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Thai election commission offers to postpone parliamentary polls for 6 months

January 27, 2014, 12:45 UTC+3
During the early polls January 26 the protesters managed to sabotage the work of polling stations in 89 out of 375 electoral wards
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© EPA/RUNGROJ YONGRIT

BANGKOK, January 27. /ITAR-TASS/. The election commission of Thailand believes the snap elections to the country’s National Assembly (the parliament) need to be postponed for six months in order to overcome the interior political crisis, Somchai Srisuthiyakorn, spokesperson for the election commission told journalists on Monday.

Infographics Bangkok unrest Bangkok unrest
Map of Bangkok locating main protest sites and roads blocked by the opposition. ITAR-TASS Infographics
“On the one hand, we do not want an overlong delay, because all this time the government would be in the acting status and would be restricted in its powers. On the other hand, we need time to solve the conflict in the society,” Somchai Srisuthiyakorn believes. He added that the election commission leadership intended to offer a 6-months delay to acting Prime Minister Yingluck Shinawatra during their meeting January 28. It is expected that in the course of that meeting they would be discussing the option of postponing the elections.

The election commission says that during the early polls January 26 the protesters managed to sabotage the work of polling stations in 89 out of 375 electoral wards. As a result, over 440 thousand people could not cast their votes. This is about 22% out of 2 million voters registered to participate in the early elections.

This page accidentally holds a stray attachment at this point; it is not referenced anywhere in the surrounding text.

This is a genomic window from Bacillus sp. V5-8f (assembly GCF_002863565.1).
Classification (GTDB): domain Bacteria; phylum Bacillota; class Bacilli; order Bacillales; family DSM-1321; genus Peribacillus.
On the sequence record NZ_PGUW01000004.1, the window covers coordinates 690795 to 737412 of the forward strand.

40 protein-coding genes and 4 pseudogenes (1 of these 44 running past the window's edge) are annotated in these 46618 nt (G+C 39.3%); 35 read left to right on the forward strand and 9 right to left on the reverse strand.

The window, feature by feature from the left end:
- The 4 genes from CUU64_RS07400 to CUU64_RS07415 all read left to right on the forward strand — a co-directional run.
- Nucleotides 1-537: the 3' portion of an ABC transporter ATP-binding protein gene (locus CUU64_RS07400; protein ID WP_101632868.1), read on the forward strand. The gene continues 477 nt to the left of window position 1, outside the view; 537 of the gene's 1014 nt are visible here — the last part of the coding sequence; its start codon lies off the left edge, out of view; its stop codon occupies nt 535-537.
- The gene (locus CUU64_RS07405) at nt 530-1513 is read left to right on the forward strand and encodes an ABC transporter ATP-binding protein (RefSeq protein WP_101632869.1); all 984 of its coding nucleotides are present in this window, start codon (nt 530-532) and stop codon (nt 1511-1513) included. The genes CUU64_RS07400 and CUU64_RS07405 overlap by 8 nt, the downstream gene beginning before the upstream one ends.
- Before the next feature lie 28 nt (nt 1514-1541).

According to Emergency medicine center affiliated with Bangkok’s administration, one person died and 13 were wounded in clashes between government’s backers and opponents on Sunday, January 26. Among the injured, in particular, there were voters that had come to their polling stations.

Observers believe the elections’ delay most probably would not suit Thai opposition that ignores every possibility on the way to compromise. Protesters’ leader Suthep Thaugsuban delivering a speech in front of his followers Sunday night stated that he strived “not for elections delay, as many think, but for their total cancellation”. According to the oppositionists’ demands, elections in Thailand may take place only after a political and electoral reform is carried out. The acting system, when everyone in the kingdom may vote regardless of his financial or social status, does not suit the protesters since it does not allow the oppositionists, whose ideological core consists of Democratic party supporters, to win elections since 1992.

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